If it’s one if by land…two if by sea…how many is it by space?  Whatever the number – the British are coming!  The British are coming!  Our friends across the pond have just launched the U.K. Space Agency, with an eye toward beefing up their stake in the global space business.  The budget is modest – 346 million U.S. dollars…compare that to NASA’s 20 billion.  The goal of the new agency is to foster jobs in the commercial space sector – commercial and weather satellites for example, and the technologies that run them.  The Brits say they will stay in the European Space Agency – which is part of the International Space Station – but they say they will not be attempting any piloted missions themselves.  So let’s see, how would we pronounce the acronym for the U.K. Space Agency?  “Ucksa!”  Catchy!

Source: NASA

The Spring 2010 leg of NASA’s Operation Icebridge mission is officially underway – now that a specially outfitted DC 8 aircraft has arrived in Greenland.  The goal of Operation Icebridge is to is to better understand the changes going on with Earth’s polar ice sheets.  NASA flies missions over the Arctic in March and April and Antarctica in October and November.  Scientists have noted with growing alarm that many of Greenland’s glaciers are melting at an accelerated pace.  Researchers will use a suite of laser instruments mounted on the DC8, and later a P3, to generate topographic maps of the ices heets.  They then compare that data with surveys done in previous years to see how the thickness is changing.  Ultimately, the idea is to fine tune computer models that predict how climate change will contribute to sea level rise.

International Space Station. Source: NASA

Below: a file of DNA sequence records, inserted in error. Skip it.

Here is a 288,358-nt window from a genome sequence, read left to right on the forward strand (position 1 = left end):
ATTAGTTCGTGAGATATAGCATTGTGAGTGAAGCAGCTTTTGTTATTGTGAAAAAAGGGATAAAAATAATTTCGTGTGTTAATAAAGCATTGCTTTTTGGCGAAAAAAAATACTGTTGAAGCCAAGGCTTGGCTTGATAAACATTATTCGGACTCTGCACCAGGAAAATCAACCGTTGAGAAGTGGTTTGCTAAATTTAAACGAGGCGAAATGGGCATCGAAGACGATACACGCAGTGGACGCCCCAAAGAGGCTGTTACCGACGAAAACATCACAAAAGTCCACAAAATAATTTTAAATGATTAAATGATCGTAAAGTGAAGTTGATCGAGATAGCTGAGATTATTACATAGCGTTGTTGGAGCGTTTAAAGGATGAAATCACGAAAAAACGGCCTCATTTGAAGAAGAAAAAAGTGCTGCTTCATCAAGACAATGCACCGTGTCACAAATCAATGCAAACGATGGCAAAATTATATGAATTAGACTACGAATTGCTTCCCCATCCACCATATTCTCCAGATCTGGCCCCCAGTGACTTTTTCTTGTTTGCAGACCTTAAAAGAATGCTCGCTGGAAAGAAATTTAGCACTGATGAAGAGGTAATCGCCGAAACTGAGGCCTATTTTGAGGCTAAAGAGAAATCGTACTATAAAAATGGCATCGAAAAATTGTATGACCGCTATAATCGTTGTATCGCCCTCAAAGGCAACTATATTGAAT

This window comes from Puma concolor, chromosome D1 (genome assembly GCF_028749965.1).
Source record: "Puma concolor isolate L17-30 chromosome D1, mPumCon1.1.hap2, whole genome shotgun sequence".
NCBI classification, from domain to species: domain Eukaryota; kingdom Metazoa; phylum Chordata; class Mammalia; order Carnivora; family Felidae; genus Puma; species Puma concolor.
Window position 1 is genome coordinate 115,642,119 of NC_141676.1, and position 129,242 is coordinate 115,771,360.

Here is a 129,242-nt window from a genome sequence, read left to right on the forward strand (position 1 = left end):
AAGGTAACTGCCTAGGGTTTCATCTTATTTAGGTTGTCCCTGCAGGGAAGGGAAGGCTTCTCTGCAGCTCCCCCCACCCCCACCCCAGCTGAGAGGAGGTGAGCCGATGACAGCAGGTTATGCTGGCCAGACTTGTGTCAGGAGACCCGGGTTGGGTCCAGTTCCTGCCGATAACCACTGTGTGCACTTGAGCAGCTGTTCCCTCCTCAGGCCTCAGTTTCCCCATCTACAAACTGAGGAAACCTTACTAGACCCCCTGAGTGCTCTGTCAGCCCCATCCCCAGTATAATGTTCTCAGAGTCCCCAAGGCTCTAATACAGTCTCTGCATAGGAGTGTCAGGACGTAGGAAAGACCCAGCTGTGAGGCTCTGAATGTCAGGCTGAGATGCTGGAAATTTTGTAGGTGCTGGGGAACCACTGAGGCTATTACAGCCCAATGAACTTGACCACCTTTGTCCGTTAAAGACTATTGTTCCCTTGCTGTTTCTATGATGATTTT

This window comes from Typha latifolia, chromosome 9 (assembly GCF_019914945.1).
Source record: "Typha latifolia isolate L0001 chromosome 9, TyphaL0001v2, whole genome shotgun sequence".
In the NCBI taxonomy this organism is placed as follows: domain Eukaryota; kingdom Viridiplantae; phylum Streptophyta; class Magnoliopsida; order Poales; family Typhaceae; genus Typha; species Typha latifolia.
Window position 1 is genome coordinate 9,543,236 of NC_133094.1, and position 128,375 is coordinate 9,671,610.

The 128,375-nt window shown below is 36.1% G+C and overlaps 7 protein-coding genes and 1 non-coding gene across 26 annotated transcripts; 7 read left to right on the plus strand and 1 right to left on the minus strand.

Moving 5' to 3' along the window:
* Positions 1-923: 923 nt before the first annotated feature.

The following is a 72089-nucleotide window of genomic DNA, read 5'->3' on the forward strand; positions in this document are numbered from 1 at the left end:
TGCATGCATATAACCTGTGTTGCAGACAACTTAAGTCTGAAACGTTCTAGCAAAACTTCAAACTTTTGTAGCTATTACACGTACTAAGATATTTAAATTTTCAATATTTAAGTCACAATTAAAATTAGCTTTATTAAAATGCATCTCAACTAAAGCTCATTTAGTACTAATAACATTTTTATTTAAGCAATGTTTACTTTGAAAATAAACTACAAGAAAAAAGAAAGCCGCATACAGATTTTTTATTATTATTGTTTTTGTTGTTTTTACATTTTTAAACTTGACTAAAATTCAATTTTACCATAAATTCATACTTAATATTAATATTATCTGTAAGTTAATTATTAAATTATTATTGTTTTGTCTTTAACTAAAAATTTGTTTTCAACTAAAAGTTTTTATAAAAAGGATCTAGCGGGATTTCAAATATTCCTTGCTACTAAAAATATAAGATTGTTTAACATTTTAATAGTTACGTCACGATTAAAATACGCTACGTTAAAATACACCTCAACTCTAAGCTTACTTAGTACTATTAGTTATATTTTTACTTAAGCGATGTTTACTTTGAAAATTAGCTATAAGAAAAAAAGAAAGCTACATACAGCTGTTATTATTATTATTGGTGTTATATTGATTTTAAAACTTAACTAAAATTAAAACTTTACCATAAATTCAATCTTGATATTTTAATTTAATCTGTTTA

So what do astronauts do in their free time in space (besides looking out the windows) – well last month when the shuttle Endeavour was docked at the space station during the Olympics – they offered a weightless version of the games that Bob Costas failed to mention…check it out!

And for the crew of what will likely be the second to last shuttle mission – life is imitating art – and art is imitating art. The Endeavour crew led by commander Mark Kelly – revealed their interest in Star Trek by posing Star Trek style for their mission poster. Kelly is a well know movie buff – on his last mission – he took a riff on Harry Potter. These days a lot of folks in the shuttle program are hoping for a Hollywood ending – and a few sequels to their story.

And then there’s Buzz – the second man on the moon is known as Dr. Rendez vous – he literally wrote the book on how two orbiting bodies should meet up in space – but on the dance floor – well let’s just say I hope i am as spry an 80 year old as he is. You know the score by now – tough crowd there…on Dancing With the Stars – Buzz may not last long on the show – but he doesn’t need any natural rhythm to be loved by the likes of us, right?

Let’s go to the mailbag first – and this first one makes me want to dance – Gary Anderson left this note on Facebook:

“I ponied up $5.00 a month on paypal recurring. $5 bucks ya don’t even know its coming out of the bank. If the 10,000 viewers paid $5 (1/2 the cost of a movie ticket), I can only imagine what an internet production could entail w/ a $50,000 a month budget.”

Gary – you are my hero! On YouTube this came from Kapitan Anime:

“A very good show Miles, but I see you are still trying to push the Obama / Bolden KOOL AID! Give me some Michael Griffin Cola any day?”

Griffin cola eh? Not so sweet I bet…and finally this from another YouTuber:

“Amy Mainzer is hot, she looks like Angelina Jolie.”

I was thinking Gina Gershon in her hey day…but that works too. Gotta go before I get in trouble!

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One Response to “This Week In Space – March 26, 2010”

  1. gdauth Says:

    Obamas commission was stacked, so they go the answer that they wanted. Look at who had a hand in appointing the commission, and who ended up on it.